Reference > Cambridge History > Cavalier and Puritan > Lesser Caroline Poets > “Jo. Chalkhill”; Thealma and Clearchus
  William Chamberlayne; Pharonnida Shakerley Marmion; Cupid and Psyche  

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The Cambridge History of English and American Literature in 18 Volumes (1907–21).
Volume VII. Cavalier and Puritan.

IV. Lesser Caroline Poets.

§ 2. “Jo. Chalkhill”; Thealma and Clearchus.


However, it is undoubtedly true of Chamberlayne in Pharonnida, as Shelley remarked of Chamberlayne’s great pupil in Endymion, that “the author’s intention appears to be that no person shall possibly get to the end of it.” The mysterious “Jo. Chalkhill,” to whom Walton attributed the poem entitled Thealma and Clearchus, published by himself in 1683, though, according to him, written “long since” by a person who was “an acquaintant and friend of Edmund Spenser” (dead eighty years earlier), adopted still surer measures for this purpose by never coming to any end at all. Of the author, nothing is positively known, and some have thought that he was a mere mask for Walton himself, which is not at all probable; but there was a John Chalkhill, who was coroner for Middlesex late in Elizabeth’s reign, and this, or another, was grandfather, or, at least, step-grandfather, to Walton’s wife. The poem, though very much shorter, is exactly on the same lines as Pharonnida—heroic, with a touch of the pastoral; is couched in the same sort of verse, though in somewhat lesser blocks; passes from adventure to adventure with the same bewildering insouciance; seems, indeed, to have been written with somewhat more care as to names and places, so far as the author’s intention goes; but indulges in a complication of disguises, mistakes of persons and the like, which even Chamberlayne never permitted himself, and which, probably, had something to do with the relinquishment of a recklessly and hopelessly embroiled enterprise. Even in proportion to its length, it has fewer of those “gleams of poetry” which Shelley allowed to be “of the highest and finest” in Keats, and which are not seldom high and fine in Chamberlayne. But it has some extremely pretty passages; and its comparative brevity, helped by Walton’s commendations of it and of its author’s other work, has secured it some faint approach to popularity.   10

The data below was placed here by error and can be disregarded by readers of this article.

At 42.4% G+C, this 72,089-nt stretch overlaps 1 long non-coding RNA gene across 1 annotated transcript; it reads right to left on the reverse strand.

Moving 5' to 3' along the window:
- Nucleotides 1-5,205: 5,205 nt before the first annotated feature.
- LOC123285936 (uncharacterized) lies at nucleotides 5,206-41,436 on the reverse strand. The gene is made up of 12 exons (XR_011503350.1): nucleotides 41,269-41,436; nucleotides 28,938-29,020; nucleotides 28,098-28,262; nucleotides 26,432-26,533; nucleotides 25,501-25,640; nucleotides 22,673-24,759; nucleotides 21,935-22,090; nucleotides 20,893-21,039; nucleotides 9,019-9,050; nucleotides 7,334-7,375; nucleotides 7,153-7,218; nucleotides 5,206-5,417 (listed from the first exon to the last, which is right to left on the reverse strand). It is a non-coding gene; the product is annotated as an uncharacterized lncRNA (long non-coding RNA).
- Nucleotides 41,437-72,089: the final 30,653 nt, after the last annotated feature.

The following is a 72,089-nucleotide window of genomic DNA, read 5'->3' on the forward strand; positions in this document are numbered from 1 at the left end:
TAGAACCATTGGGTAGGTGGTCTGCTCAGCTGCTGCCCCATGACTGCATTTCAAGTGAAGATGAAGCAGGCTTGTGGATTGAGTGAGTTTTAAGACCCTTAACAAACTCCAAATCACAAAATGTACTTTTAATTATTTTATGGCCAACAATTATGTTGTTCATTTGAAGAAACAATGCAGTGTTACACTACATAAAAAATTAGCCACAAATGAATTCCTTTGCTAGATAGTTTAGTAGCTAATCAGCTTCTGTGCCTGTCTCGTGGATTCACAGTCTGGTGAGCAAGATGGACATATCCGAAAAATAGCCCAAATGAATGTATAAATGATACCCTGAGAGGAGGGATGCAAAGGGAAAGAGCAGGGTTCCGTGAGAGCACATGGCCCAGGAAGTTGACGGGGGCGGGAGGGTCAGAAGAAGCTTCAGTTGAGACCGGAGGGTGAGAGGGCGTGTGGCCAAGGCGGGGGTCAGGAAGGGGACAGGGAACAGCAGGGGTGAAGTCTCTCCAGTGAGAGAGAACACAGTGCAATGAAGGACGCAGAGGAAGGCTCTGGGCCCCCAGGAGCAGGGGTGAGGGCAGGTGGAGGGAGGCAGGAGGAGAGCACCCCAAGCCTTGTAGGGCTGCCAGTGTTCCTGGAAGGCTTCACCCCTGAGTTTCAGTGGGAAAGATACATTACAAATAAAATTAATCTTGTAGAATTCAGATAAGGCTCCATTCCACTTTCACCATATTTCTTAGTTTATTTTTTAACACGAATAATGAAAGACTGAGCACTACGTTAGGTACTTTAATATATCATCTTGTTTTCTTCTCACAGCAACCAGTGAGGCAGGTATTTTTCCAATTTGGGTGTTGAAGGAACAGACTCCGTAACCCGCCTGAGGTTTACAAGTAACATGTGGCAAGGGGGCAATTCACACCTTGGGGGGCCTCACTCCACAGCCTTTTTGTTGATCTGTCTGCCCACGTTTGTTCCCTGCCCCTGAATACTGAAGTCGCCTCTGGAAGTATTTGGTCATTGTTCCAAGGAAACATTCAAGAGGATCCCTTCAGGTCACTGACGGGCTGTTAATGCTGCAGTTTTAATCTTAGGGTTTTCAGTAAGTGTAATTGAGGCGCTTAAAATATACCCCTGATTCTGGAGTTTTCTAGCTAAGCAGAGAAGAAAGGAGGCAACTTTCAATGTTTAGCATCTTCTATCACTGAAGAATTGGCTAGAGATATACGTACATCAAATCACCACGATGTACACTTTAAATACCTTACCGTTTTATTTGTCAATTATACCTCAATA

CONTENTS · VOLUME CONTENTS · INDEX OF ALL CHAPTERS · BIBLIOGRAPHIC RECORD
  William Chamberlayne; Pharonnida Shakerley Marmion; Cupid and Psyche  
 
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